A five-year-old boy is having to 'sit and wait' while a life-threatening lump grows on his brain.
Harvey Hawkins has developed a rare tumour on his brain called a colloid cyst. It is a 'ticking time bomb' that could cause severe brain damage or sudden death.
But the 9mm non-cancerous cyst cannot be removed until it has grown large enough for neurosurgeons to access it more easily.
Harvey's parents, Anita and Neil, from Milton Keynes, have spoken about the agonising wait ahead of them:
"If you saw him you wouldn't think there is anything wrong with him. He's a normal happy little boy but with a ticking time bomb in his brain," said Anita, 37.
"We just have to wait for the worst to come and then it is a matter of time whether we can save him. It could be tomorrow or it could be in 20 years, but once it grows too big it can cause sudden death."
"It's very hard to live with but we will try our utmost to save him when it comes to the worst."
Harvey began showing symptoms just before Christmas last year when he had an intense bout of vomiting, which doctors initially said may have been caused by gastoenteritis.
But when Harvey was still suffering from vomiting two days later, Anita took him back to the doctor and he was admitted to hospital for tests.
Harvey was sent home after five days and it seemed he was on the mend, until the symptoms returned on Boxing Day.
He then underwent an MRI scan at John Radcliffe Hospital in Oxford, which showed that he had a colloid cyst on the third ventricle of his brain - a location which makes operating on the cyst more dangerous.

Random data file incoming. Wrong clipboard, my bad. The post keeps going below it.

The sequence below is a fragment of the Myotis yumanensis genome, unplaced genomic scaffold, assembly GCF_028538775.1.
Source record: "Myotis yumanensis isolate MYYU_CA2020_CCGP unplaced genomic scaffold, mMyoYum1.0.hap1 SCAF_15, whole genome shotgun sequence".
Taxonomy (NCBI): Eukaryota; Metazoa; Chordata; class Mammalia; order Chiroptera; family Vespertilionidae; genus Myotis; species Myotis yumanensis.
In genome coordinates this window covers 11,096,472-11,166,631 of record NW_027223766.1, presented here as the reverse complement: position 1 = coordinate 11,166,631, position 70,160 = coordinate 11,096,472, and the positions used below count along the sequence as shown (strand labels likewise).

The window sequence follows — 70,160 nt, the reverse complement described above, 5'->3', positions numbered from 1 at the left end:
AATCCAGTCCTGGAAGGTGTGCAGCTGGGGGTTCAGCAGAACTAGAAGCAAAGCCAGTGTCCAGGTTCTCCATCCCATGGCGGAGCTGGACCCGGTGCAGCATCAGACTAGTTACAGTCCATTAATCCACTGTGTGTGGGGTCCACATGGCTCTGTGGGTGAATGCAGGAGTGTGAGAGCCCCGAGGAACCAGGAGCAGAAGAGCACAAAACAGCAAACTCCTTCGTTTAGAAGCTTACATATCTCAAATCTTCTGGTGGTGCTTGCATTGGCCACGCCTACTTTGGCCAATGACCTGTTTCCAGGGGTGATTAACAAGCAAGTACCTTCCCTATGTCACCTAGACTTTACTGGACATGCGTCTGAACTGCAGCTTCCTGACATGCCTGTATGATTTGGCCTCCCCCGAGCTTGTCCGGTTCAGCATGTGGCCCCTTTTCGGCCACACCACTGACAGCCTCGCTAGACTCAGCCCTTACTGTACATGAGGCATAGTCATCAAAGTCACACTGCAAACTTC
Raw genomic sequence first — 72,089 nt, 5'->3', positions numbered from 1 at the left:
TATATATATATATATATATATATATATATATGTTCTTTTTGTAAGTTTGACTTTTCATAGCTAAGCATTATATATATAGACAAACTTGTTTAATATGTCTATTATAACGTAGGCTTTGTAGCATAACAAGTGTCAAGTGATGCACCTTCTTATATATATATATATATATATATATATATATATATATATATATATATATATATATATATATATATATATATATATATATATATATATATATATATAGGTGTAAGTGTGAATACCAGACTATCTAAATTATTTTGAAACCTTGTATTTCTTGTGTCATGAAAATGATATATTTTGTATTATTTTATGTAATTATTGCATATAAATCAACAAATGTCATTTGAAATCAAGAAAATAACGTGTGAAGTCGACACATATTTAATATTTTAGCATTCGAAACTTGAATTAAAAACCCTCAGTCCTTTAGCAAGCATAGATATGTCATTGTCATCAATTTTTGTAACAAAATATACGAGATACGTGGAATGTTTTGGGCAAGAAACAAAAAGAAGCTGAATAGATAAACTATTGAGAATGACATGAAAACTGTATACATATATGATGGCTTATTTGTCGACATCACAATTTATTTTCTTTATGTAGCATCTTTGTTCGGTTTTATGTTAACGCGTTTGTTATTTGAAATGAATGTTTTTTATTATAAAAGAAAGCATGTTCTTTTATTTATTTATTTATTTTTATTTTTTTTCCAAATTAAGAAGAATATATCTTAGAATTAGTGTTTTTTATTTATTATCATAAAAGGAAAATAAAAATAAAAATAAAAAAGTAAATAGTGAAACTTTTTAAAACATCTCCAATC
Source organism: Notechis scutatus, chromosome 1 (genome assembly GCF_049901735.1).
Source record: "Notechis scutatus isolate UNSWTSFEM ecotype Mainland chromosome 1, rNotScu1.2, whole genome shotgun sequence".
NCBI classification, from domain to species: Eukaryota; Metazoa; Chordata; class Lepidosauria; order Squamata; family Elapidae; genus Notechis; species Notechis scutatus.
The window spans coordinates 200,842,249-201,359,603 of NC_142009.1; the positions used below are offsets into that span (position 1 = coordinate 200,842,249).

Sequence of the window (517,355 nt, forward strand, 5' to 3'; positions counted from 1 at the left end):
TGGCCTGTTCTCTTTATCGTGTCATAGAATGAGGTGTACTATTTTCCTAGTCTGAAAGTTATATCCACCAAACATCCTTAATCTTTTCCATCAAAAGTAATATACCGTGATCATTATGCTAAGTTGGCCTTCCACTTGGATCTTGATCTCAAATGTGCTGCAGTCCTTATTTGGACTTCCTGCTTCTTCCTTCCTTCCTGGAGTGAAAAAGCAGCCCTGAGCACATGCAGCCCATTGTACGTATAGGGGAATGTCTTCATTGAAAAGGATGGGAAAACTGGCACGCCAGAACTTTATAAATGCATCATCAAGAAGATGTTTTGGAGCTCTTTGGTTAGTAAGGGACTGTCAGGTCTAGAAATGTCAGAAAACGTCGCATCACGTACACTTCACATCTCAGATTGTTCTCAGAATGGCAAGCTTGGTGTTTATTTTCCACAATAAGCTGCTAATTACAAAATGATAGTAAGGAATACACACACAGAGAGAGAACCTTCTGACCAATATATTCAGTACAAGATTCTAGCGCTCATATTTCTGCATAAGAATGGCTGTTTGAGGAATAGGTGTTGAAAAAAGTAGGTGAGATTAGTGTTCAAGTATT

Surgeons analysed the amount of pressure the cyst was placing on Harvey's brain and decided that operating on it would be more risky than waiting until it became larger - and easier to reach.
The danger is, if the cyst becomes too large it could stop vital fluids from reaching Harvey's brain, and raise the pressure within his skull, which could leave him brain damaged, or even kill him, if it's not removed in time.
Surgeons are currently keeping a close eye on Harvey and his family have to rush him to hospital if there are any changes to his condition.
"If his temperature goes above 37 degrees, or he has weakness in his limbs we have to act fast," said Anita.
"I had a call from his school that he was complaining his eyes were hurting, we spent three hours in A&E and it turned out he was just tired - but we can't take any chances.
"They call it a 'sit and wait' condition as there is nothing we can do. We try to put it to the back of our minds and to live a normal life, but this is reality."
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